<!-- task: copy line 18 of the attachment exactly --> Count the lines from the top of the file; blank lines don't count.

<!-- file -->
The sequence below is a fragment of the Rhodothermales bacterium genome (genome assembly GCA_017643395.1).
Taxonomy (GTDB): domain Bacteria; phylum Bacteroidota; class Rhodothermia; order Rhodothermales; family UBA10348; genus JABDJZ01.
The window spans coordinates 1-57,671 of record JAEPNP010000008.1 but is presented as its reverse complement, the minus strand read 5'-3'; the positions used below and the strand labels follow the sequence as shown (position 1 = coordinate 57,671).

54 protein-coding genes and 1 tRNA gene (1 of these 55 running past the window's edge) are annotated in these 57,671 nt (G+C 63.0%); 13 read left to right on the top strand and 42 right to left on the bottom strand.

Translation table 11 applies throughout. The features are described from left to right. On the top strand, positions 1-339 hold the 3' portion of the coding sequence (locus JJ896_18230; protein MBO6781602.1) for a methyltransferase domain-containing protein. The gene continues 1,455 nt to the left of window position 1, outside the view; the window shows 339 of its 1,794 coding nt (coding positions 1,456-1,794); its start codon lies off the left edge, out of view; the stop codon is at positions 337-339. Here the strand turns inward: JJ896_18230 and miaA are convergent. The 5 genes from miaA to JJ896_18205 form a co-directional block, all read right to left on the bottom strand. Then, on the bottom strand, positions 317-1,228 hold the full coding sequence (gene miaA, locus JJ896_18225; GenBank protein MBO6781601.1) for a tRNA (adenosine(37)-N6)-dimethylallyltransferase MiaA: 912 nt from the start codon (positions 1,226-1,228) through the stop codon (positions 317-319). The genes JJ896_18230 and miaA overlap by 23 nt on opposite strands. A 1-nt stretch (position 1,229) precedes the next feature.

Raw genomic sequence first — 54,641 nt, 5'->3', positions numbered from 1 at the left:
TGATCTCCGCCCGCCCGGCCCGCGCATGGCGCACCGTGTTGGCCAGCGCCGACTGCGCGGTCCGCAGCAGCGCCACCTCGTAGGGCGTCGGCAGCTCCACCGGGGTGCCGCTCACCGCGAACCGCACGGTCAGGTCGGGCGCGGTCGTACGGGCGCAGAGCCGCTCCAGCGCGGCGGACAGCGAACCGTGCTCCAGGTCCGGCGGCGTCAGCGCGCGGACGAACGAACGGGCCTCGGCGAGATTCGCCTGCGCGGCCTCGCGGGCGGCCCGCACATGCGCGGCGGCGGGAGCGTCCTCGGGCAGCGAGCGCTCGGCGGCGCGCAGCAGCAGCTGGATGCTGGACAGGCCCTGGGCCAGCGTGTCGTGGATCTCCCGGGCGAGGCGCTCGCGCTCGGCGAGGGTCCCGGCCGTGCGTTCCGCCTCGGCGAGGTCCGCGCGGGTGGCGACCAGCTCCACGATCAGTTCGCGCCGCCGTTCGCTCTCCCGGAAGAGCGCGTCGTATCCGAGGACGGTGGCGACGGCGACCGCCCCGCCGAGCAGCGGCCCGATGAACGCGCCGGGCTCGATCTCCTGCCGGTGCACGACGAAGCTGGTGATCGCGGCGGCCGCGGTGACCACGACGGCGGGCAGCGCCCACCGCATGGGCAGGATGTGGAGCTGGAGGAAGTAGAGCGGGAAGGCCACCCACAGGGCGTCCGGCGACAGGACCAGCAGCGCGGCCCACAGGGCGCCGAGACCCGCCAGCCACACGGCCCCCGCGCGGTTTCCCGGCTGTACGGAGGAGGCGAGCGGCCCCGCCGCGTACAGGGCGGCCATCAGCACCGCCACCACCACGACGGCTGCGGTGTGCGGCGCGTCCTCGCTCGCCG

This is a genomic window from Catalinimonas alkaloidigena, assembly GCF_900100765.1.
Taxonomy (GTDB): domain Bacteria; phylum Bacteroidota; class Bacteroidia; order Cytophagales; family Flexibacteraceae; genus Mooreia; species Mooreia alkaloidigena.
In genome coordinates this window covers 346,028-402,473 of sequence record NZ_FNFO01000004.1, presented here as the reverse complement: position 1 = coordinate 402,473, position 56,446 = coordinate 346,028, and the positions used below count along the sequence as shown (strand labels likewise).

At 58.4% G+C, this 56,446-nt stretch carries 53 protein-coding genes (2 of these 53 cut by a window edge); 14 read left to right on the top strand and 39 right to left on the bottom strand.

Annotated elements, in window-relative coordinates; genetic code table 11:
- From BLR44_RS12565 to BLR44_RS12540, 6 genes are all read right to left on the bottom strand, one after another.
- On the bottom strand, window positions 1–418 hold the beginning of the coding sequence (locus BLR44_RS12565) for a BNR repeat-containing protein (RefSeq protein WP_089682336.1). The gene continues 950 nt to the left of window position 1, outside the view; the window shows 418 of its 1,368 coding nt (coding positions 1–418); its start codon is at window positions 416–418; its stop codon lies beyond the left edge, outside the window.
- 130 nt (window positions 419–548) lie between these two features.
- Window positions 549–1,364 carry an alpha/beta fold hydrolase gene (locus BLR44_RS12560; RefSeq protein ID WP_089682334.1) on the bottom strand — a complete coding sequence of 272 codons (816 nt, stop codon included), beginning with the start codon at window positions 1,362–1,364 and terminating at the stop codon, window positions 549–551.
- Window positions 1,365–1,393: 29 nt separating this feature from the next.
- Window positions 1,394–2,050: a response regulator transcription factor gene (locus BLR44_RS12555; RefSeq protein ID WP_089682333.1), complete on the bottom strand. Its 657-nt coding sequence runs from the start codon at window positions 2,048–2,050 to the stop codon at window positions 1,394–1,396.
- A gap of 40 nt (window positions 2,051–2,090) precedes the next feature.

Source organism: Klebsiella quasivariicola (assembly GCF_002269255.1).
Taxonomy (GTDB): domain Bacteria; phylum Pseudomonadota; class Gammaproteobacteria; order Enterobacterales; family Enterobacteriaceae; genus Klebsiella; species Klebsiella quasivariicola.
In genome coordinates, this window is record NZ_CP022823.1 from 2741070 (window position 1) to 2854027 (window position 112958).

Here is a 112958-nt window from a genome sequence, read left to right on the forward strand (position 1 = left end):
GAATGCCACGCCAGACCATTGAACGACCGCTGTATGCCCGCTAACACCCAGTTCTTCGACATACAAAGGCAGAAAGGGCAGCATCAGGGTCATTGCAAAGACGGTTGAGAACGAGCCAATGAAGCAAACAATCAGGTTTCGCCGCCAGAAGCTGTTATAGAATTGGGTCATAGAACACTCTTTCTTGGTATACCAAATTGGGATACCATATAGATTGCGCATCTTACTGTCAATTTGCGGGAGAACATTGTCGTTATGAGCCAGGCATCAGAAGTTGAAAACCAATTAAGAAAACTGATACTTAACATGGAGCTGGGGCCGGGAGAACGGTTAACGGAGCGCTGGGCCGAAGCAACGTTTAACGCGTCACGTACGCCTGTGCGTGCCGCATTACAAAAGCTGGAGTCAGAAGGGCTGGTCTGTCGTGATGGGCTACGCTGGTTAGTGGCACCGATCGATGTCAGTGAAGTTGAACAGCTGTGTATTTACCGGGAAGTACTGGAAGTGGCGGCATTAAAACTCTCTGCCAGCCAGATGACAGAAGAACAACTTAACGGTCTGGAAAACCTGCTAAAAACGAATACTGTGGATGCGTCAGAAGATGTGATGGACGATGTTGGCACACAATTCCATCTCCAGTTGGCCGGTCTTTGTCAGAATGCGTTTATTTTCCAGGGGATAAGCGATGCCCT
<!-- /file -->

- Window positions 1,394–2,050: a response regulator transcription factor gene (locus BLR44_RS12555; RefSeq protein ID WP_089682333.1), complete on the bottom strand. Its 657-nt coding sequence runs from the start codon at window positions 2,048–2,050 to the stop codon at window positions 1,394–1,396.